Myths About Back Pain Debunked

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Myths About Back Pain Debunked

Misconceptions about the causes and treatment of back pain can be detrimental so it’s important to get the right information.

Since back pain is common – it’s the leading cause of disability worldwide – myths and misconceptions about it have developed over time, whether about the causes of back pain or its remedies and treatments. Some of these falsehoods began as principles generally agreed upon within the healthcare community before new information was discovered to provide new understanding on the subject of back pain. These myths can be contradictory and harmful and can cause fear among sufferers which may influence their behavior and choices.

It’s important to consult a doctor if you’re experiencing back pain. It’s also important to bust these common myths surrounding back pain so that people with back pain can get the proper treatment.

Myth #1: Sitting up straight all the time will prevent back pain.

Slouching is bad for you – that’s the truth. However, sitting up straight and still for too long can also be detrimental to your back. Ideally, you should take breaks a few times a day by standing up and walking around every half hour for a few minutes. When sitting, use chairs that offer correct lower lumbar support to keep your back comfortable.

Myth #2: I exercise a lot so that means I won’t ever get back pain.

It’s true that physically active people are less likely to suffer from back pain than those who don’t exercise; however, back pain can affect all people, whether they regularly exercise or lead a sedentary life. Some sports are more likely to cause back pain than others, such as gymnastics, running, weightlifting, and golf. This is not to say that exercise is bad for you, which leads to…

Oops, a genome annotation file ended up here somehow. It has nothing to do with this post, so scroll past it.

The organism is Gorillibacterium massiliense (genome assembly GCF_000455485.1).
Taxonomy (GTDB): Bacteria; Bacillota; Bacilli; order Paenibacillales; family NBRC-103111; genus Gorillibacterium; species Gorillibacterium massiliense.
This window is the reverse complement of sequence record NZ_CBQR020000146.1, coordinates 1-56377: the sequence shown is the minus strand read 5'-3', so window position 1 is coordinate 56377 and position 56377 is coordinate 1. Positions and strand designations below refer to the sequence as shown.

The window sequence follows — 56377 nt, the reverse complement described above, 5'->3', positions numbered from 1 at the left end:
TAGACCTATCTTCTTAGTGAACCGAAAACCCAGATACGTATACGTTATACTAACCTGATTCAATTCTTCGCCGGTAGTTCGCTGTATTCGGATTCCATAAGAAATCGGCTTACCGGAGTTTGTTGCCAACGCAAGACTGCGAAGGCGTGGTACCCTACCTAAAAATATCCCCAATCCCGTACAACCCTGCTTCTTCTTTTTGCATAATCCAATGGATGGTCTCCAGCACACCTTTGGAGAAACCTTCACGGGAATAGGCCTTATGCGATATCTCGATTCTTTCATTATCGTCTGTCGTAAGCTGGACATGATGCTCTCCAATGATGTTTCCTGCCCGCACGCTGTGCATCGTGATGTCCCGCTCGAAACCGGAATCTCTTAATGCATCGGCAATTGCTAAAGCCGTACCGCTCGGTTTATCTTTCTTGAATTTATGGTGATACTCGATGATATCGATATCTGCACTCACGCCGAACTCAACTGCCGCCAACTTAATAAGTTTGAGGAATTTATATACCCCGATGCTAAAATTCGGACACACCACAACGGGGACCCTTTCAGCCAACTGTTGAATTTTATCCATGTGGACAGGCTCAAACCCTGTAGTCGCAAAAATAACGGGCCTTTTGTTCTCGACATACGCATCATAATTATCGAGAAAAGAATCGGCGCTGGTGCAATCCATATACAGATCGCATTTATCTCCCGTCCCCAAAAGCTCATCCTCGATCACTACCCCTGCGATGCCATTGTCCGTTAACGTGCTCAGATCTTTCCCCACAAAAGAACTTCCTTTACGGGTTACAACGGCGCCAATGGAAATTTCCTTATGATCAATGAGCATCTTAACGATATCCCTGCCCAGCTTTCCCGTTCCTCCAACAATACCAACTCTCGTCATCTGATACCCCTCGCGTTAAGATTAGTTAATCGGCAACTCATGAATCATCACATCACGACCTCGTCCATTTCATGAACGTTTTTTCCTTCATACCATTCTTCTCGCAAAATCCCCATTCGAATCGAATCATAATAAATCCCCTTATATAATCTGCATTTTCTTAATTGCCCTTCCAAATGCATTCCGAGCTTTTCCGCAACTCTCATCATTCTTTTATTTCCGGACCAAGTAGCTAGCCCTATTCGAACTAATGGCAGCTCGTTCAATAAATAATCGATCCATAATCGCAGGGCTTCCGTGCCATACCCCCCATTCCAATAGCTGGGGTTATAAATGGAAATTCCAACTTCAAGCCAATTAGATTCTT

Myth #3: Exercising is bad for those with back pain.

It’s been proven that regular exercise helps prevent back pain. In fact, some physicians may recommend exercise for people who have hurt their lower back. Back pain shouldn’t stop you from exercising or sports that you enjoy. The key is to consult your doctor who will probably recommend that you start with gentle movements to build up your tolerance and gradually build up intensity.

Myth #4: I have to stay in bed and rest because of my back pain.

While it can be a good idea to take it easy for a couple of days to feel relief from a recent injury or strain that causes back pain, lying in bed all day can actually make it worse and lengthen the recovery period. Moving around helps ensure that your muscles stay strong and don’t atrophy or become stiff. Modify your daily activities, and gradually increase the amount of activity you do.

Myth #5: Lifting heavy objects is bad for my back, so that takes weightlifting off the table.

It’s not necessarily the weight of the object you are lifting that’s the problem, but how you lift it. Remember though, the heavier the object you are lifting, the more likely it can cause back pain. It goes without saying that you shouldn’t pick up something that might be too heavy for you.